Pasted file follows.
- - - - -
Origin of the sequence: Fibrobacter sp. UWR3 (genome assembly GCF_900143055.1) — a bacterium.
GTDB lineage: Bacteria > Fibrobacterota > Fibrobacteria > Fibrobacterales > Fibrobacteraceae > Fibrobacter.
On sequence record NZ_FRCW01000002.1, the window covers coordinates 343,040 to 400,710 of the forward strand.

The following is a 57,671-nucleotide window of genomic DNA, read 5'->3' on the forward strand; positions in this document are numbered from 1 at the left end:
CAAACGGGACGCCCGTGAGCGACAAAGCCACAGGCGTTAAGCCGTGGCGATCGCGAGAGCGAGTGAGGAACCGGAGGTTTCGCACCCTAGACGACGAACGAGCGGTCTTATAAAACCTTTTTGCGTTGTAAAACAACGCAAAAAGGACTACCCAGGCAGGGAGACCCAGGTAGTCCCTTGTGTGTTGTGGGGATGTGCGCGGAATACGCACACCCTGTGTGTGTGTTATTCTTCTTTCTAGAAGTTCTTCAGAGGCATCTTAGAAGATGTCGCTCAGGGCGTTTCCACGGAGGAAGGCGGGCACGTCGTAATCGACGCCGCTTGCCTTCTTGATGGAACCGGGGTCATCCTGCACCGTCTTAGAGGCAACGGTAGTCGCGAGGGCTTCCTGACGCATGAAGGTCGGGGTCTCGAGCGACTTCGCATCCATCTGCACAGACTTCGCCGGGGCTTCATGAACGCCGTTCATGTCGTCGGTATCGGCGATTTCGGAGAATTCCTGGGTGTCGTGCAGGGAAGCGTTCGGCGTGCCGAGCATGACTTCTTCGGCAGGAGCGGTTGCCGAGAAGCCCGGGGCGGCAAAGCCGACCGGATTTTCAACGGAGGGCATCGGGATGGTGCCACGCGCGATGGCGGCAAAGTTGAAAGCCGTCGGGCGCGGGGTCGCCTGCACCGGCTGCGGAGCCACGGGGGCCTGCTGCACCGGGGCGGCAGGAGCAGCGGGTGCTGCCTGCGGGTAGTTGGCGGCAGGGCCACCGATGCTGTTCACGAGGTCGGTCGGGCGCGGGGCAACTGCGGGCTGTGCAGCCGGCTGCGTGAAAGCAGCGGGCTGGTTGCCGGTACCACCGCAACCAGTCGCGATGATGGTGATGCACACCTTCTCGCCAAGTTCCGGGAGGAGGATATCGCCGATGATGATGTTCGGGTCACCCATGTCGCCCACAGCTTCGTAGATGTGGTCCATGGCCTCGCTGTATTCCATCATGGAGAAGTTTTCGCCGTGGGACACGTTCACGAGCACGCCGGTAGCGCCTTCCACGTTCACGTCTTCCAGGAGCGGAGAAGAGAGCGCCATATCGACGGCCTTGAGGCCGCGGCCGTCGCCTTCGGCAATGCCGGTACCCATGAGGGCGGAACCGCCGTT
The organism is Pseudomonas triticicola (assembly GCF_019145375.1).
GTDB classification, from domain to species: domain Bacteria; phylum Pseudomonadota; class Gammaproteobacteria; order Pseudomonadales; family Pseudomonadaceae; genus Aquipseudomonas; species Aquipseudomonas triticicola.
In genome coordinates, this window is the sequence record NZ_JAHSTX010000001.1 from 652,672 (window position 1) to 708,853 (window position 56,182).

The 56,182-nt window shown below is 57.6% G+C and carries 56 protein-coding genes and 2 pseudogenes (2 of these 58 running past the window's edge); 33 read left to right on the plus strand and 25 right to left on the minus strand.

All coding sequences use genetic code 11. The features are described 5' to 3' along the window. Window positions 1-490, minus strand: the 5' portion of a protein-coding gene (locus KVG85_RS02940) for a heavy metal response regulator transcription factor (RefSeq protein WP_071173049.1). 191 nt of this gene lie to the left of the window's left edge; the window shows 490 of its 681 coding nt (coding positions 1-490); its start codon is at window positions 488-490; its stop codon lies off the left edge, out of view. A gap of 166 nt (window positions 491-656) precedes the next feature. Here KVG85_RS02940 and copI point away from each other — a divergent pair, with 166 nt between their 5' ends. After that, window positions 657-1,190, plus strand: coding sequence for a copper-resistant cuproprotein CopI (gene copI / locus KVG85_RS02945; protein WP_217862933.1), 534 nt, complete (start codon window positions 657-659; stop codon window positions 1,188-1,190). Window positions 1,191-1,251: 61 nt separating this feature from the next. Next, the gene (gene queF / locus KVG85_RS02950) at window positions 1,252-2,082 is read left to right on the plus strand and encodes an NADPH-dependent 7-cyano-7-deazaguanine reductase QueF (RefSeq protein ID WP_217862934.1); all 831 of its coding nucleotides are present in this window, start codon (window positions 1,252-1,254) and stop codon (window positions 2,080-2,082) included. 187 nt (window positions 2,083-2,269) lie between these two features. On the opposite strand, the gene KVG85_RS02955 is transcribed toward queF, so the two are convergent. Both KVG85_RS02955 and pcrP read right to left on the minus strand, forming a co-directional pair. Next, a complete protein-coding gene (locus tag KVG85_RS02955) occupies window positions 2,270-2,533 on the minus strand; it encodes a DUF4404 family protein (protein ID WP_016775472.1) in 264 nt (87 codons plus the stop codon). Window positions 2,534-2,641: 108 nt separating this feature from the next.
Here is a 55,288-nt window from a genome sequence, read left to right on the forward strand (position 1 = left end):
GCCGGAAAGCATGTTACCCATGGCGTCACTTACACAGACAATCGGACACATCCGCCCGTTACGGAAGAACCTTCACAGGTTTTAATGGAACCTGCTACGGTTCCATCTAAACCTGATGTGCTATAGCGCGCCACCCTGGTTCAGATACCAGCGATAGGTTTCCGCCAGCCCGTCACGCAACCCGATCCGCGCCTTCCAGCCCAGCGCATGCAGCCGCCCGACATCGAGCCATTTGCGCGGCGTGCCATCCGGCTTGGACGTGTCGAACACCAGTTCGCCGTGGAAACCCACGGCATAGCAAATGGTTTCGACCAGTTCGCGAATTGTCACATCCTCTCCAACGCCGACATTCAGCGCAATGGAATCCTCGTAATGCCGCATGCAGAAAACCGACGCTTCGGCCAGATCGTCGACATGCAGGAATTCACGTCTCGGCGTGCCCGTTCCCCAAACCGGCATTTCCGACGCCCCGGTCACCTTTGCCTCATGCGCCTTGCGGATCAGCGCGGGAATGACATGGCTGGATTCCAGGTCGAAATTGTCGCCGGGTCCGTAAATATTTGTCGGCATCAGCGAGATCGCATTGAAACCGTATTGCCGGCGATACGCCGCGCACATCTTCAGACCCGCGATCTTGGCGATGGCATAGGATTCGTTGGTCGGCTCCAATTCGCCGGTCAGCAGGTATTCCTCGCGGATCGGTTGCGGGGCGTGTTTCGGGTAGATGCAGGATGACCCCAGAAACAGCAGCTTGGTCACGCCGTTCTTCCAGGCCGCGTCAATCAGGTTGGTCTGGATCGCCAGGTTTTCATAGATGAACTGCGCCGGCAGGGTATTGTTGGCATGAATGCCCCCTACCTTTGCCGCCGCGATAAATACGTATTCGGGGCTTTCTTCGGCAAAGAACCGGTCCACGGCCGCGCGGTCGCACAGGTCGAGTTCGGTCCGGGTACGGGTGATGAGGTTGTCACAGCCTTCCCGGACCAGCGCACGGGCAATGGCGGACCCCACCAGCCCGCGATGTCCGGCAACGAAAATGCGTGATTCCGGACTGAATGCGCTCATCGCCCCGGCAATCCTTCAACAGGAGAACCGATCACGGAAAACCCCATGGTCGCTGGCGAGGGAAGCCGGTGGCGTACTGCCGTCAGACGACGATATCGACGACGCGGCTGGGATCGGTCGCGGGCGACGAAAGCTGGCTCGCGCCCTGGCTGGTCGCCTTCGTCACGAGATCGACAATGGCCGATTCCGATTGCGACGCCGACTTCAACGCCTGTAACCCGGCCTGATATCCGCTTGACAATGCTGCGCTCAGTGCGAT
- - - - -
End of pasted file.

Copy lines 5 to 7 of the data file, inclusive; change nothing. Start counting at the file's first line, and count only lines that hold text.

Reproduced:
CAAACGGGACGCCCGTGAGCGACAAAGCCACAGGCGTTAAGCCGTGGCGATCGCGAGAGCGAGTGAGGAACCGGAGGTTTCGCACCCTAGACGACGAACGAGCGGTCTTATAAAACCTTTTTGCGTTGTAAAACAACGCAAAAAGGACTACCCAGGCAGGGAGACCCAGGTAGTCCCTTGTGTGTTGTGGGGATGTGCGCGGAATACGCACACCCTGTGTGTGTGTTATTCTTCTTTCTAGAAGTTCTTCAGAGGCATCTTAGAAGATGTCGCTCAGGGCGTTTCCACGGAGGAAGGCGGGCACGTCGTAATCGACGCCGCTTGCCTTCTTGATGGAACCGGGGTCATCCTGCACCGTCTTAGAGGCAACGGTAGTCGCGAGGGCTTCCTGACGCATGAAGGTCGGGGTCTCGAGCGACTTCGCATCCATCTGCACAGACTTCGCCGGGGCTTCATGAACGCCGTTCATGTCGTCGGTATCGGCGATTTCGGAGAATTCCTGGGTGTCGTGCAGGGAAGCGTTCGGCGTGCCGAGCATGACTTCTTCGGCAGGAGCGGTTGCCGAGAAGCCCGGGGCGGCAAAGCCGACCGGATTTTCAACGGAGGGCATCGGGATGGTGCCACGCGCGATGGCGGCAAAGTTGAAAGCCGTCGGGCGCGGGGTCGCCTGCACCGGCTGCGGAGCCACGGGGGCCTGCTGCACCGGGGCGGCAGGAGCAGCGGGTGCTGCCTGCGGGTAGTTGGCGGCAGGGCCACCGATGCTGTTCACGAGGTCGGTCGGGCGCGGGGCAACTGCGGGCTGTGCAGCCGGCTGCGTGAAAGCAGCGGGCTGGTTGCCGGTACCACCGCAACCAGTCGCGATGATGGTGATGCACACCTTCTCGCCAAGTTCCGGGAGGAGGATATCGCCGATGATGATGTTCGGGTCACCCATGTCGCCCACAGCTTCGTAGATGTGGTCCATGGCCTCGCTGTATTCCATCATGGAGAAGTTTTCGCCGTGGGACACGTTCACGAGCACGCCGGTAGCGCCTTCCACGTTCACGTCTTCCAGGAGCGGAGAAGAGAGCGCCATATCGACGGCCTTGAGGCCGCGGCCGTCGCCTTCGGCAATGCCGGTACCCATGAGGGCGGAACCGCCGTT
The organism is Pseudomonas triticicola (assembly GCF_019145375.1).
GTDB classification, from domain to species: domain Bacteria; phylum Pseudomonadota; class Gammaproteobacteria; order Pseudomonadales; family Pseudomonadaceae; genus Aquipseudomonas; species Aquipseudomonas triticicola.